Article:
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japanese master narrative - Alecia Waite MacArthur's...

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Alecia Waite MacArthur's Children and the Japanese “Master Narrative” “The winter wind has gone and long-awaited spring has arrived with double-petalled cherry blossoms”-- Emperor Hirohito, April 1952 i In Macarthur's Children , a film about the rebirth of Japan's spirit and discovery of a new direction after the war, children strive to win a baseball game against an American military baseball team. The movie portrays the Occupation period as one of concrete growth but ambivalent feelings. During this period, militarism and heavy-handed government were discredited and democratic institutions firmly rooted. ii Economic changes were also swift, as evidenced by the consumerism of the “three sacred pieces of equipment: refrigerators, washing machines, and television sets.” The island on which the plot occurs symbolizes Japan as a whole. The central question addressed in the movie is: What is Japan's concept of identity during the occupation? Characters struggle against decadent and corrupt Western influences and struggle to adapt to benevolent Western influences. Reactions to the war are varied. Some in the movie, such as Mumei, seem to be focused on moving on. As journalist Miyake Setsurei, who advocates the three qualities of truth, beauty and virtue said, “We must do whatever is necessary to recover the people's power and expand our influence to the world.” iii As Toshio's wife in American Hijiki put it, “You just have to forget these terrible things. Every summer they come out with new war stories, more memoirs-- well, I just hate it... It's as though they're proud of having suffered so much. iv The movie as a whole, however, seems anti-American and slightly reactionary. This essay will seek to analyze Japanese views of the occupation, including views of Westernization, cultural problems, overall feelings of ineriority, war trials, and the “rebirth” or blossoming of Japan. The movie holds a pessimistic view of the American occupation which may have been one side of a more balanced “Master Narrative view”, and is perhaps more pessimistic than Japanese saw the occupation at the time. v Ryuta said, “Japan lost the war. We don't have a country anymore” Even more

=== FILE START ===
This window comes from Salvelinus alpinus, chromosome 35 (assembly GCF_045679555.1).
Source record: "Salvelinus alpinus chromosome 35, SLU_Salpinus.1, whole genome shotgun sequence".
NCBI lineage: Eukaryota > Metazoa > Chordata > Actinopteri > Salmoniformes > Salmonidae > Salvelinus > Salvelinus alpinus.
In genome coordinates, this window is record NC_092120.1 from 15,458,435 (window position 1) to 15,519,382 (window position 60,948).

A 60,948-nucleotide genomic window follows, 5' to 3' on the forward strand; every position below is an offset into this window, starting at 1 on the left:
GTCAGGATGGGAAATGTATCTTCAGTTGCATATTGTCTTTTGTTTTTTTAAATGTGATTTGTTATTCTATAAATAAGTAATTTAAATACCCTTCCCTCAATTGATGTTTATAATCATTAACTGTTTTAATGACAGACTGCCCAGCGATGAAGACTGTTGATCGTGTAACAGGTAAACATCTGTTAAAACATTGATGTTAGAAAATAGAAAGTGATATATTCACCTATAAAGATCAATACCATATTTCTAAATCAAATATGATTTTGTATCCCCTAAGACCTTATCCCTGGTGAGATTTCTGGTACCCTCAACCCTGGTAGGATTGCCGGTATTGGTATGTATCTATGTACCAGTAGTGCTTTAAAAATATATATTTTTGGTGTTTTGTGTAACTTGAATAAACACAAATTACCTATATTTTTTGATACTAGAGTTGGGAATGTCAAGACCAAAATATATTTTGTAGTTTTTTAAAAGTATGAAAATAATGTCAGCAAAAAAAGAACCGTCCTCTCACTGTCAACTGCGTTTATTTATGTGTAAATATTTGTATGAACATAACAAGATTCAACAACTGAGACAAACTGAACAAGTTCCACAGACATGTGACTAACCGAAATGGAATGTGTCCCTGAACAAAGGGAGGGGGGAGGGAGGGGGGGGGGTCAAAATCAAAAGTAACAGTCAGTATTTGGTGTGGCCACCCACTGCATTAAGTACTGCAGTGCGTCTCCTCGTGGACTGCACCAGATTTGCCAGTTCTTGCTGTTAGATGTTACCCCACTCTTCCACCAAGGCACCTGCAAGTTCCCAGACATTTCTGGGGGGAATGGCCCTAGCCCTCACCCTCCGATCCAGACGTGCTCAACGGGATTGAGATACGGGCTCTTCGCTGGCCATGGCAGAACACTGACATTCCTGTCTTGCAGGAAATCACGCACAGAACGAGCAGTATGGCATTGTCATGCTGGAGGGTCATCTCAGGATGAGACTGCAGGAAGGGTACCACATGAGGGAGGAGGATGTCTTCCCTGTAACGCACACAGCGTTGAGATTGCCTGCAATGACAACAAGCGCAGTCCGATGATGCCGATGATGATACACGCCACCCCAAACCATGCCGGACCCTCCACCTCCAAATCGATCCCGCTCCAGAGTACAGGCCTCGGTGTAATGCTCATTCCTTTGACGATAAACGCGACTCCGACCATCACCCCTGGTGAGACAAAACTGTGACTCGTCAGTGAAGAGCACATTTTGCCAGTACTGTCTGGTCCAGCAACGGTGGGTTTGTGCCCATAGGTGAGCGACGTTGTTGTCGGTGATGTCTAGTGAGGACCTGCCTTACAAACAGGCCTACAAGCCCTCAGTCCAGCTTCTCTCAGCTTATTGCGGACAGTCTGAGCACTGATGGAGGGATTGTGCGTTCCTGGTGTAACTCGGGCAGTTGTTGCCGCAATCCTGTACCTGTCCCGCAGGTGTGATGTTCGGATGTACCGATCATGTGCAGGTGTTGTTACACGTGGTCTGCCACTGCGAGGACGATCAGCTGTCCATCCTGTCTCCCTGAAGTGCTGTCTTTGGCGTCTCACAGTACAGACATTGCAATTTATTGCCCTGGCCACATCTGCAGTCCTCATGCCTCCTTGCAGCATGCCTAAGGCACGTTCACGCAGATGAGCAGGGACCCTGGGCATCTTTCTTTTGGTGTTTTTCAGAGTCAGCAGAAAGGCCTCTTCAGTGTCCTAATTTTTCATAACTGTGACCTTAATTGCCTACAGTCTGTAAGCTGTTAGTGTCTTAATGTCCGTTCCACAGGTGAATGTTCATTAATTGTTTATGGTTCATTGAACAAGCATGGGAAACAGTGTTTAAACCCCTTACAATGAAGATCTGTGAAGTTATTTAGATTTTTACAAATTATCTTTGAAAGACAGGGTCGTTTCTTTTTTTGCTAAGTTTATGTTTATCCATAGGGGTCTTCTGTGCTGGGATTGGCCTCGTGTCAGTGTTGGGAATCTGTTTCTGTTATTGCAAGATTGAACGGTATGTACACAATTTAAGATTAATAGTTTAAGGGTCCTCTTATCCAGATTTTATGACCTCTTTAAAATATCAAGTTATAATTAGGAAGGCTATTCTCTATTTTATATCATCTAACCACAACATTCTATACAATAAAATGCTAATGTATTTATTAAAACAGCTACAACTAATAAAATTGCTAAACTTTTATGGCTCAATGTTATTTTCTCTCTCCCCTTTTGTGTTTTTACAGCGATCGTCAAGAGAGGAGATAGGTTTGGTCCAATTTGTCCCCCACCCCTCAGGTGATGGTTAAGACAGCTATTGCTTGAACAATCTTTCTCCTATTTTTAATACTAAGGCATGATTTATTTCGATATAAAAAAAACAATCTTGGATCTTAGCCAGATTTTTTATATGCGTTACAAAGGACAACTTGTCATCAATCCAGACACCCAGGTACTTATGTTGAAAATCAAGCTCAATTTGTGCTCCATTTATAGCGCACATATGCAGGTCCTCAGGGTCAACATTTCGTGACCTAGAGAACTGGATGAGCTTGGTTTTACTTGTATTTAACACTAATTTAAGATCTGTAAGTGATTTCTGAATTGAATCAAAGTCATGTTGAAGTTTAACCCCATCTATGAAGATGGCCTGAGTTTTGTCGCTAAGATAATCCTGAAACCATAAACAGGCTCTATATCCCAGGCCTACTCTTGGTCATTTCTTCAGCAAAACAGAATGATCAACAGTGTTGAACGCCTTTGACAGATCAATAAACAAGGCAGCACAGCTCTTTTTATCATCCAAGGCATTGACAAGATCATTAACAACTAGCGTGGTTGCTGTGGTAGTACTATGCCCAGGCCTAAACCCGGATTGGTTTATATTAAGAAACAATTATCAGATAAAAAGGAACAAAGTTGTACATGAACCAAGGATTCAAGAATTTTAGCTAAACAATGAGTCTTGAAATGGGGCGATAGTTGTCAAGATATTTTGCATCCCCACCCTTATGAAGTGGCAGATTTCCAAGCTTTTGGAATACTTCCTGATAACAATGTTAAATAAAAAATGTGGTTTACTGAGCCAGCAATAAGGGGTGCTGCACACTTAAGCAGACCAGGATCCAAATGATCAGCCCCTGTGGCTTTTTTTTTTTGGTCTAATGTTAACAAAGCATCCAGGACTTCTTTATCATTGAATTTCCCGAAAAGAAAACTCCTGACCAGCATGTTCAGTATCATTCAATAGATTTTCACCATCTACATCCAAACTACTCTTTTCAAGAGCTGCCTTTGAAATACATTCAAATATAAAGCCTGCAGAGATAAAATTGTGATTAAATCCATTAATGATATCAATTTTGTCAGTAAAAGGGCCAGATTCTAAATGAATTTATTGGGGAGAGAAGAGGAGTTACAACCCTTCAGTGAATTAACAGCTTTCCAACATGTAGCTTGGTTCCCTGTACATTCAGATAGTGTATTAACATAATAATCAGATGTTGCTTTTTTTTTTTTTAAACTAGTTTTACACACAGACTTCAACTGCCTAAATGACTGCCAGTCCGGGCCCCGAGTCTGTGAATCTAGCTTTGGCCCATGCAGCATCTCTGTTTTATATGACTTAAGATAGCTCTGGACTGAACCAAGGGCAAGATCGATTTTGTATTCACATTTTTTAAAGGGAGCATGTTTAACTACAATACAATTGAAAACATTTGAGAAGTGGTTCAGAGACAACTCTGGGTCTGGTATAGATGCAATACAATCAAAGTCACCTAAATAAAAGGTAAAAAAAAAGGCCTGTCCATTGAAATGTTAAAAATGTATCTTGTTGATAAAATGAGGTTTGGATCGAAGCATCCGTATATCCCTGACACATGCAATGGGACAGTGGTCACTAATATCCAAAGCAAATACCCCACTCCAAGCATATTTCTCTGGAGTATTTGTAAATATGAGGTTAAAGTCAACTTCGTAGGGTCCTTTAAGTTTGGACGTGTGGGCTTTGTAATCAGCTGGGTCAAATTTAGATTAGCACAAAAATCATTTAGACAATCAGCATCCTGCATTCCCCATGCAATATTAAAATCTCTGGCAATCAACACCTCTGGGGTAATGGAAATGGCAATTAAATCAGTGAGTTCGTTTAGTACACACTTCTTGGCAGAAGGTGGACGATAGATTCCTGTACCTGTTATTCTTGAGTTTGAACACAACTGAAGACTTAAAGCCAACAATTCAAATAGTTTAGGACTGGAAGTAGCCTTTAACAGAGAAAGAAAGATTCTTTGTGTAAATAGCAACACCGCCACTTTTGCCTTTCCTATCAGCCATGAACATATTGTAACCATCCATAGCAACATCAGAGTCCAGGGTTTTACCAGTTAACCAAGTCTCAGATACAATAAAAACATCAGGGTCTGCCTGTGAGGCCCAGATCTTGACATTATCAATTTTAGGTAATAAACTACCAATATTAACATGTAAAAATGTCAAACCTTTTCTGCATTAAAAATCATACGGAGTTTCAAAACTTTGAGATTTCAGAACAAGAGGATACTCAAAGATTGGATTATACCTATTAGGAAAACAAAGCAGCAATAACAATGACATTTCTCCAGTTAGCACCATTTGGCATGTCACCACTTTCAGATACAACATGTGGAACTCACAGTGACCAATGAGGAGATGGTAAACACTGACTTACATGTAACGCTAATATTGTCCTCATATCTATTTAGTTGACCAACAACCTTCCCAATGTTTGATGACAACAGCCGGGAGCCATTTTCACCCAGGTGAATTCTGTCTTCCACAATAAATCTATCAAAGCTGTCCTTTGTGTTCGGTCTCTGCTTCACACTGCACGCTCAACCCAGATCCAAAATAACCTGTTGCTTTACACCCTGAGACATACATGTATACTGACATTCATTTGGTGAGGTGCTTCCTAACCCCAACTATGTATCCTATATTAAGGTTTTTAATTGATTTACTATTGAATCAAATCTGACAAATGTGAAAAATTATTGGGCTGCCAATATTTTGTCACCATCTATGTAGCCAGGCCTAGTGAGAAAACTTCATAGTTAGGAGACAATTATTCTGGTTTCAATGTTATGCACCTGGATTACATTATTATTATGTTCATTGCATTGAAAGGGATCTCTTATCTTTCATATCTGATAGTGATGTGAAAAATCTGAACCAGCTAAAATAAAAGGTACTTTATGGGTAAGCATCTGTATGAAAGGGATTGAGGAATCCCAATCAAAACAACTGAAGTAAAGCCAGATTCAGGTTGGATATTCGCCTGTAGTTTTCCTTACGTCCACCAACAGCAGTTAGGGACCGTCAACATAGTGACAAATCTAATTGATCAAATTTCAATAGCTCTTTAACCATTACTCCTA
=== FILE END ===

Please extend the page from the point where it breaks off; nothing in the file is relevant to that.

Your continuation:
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dismal, Saburo stated: “I can't grow up to be an admiral anymore, so I'll have to be a gangster.” This is mirrored by the feelings of the boy in Modern Japan: A History in Documents , who says of the emperor “If he should cease to exist, our lives would lack direction.” vi In an even more pessimistic view of the occupation, in the movie, Masao Tetsuo rapes his brother's widow while Masao's parents are entertaining the Americans. Author Nosaka Akiyuki also likens the occupation to rape when he attempts to understand why he admires but also hates Americans. He poses the question: “Is this like the virgin who can never forget the repulsive man who raped her?” vii Some Japanese were more optimistic about the American occupation. Henshall explains that for
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